Codex tools: Log in
Ngày 10 tháng Mười Hai 2008, WordPress 2.7 với tên mã John Coltrane - nghệ sĩ nhạc jazz người Mỹ - được phát hành rộng rãi tới người dùng. Bạn có thể tham khảo thêm tại Blog phát triển và Changelog của 2.7.
Phiên Bản 2.7, phiên bảo cơ sở dữ liệu (db_version trong wp_options) được chuyển thành 9872 và Trac phiên bản 10187
All of these features should be experimental at the moment and subject to change or removal before the final release.
This should be moved to its own section. I didn't mean to actually write everything about the HTTP API. -- Ticket 4779
The HTTP API is an attempt to standardize the HTTP requests and responses for WordPress. It will eventually obsolete Snoopy and deprecate the other functions in WordPress. That is, once the HTTP API is completely stable.
The HTTP API handles the response as well, so that it standardizes how you handle the final response. What is given back to you is in the form of an array, with the headers, body, and response as array keys. More will be explained about them later.
The main focus is the WP_Http class, which facilitates the HTTP requests and the transports. Transport is the term given to the classes, which handle the HTTP requests. The five supported transports are Fsockopen, Fopen, Streams, Curl, and HTTP.
The fsockopen uses the fsockopen() PHP function to handle the HTTP requests. The fopen and stream transports use the fopen() PHP function, with the latter one using the context parameter to activate the PHP streams. The Curl and HTTP transports use their respective PHP extensions to handle the PHP extensions and are the preferred transports.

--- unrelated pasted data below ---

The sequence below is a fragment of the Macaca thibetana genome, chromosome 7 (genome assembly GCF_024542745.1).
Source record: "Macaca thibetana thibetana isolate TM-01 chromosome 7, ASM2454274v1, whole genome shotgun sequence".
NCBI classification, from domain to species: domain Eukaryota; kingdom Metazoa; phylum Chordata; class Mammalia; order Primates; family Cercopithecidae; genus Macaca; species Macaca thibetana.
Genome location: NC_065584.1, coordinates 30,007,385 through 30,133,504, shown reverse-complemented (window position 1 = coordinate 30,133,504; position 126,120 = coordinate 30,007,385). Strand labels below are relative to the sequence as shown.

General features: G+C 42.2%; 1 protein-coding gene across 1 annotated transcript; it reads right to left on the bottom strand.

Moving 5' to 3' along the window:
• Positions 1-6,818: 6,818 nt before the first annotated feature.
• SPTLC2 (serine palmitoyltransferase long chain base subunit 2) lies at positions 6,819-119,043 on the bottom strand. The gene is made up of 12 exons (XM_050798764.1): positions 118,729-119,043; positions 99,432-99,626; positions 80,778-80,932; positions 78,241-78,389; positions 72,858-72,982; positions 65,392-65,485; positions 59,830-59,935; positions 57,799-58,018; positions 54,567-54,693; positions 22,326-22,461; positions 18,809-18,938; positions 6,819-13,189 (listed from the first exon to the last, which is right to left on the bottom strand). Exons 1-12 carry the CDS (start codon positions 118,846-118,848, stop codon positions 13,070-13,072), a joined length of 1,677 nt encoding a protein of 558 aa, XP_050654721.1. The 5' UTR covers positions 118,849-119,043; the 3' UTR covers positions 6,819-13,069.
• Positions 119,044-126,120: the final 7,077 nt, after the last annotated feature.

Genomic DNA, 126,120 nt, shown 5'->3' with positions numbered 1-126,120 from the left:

The plugin developers will be handling HTTP requests using the wp_remote_request(), wp_remote_get(), wp_remote_post(), and wp_remote_head(). There are several helper functions for handling the responses, but it is advised for performance purposes to access the raw response array as much as possible. The response helper functions are wp_remote_retrieve_headers(), wp_remote_retrieve_header(), wp_remote_retrieve_response_code(), wp_remote_retrieve_response_message(), and wp_remote_retrieve_body().
There are test cases available for the HTTP API and eventually they will probably be added to the Automattic WordPress Tests repository. The current coverage isn't that great, but is currently being improved.
There is a new plugin uninstall in WordPress 2.7 that allows a plugin to uninstall itself, when the user deletes the plugin. There are two uninstall methods that the plugin can implement. One is by creating a file in the base plugin directory named uninstall.php and storing the uninstall code there. The second method is by creating a hook that will execute the uninstall routines and using register_uninstall_hook() function to register the hook with WordPress.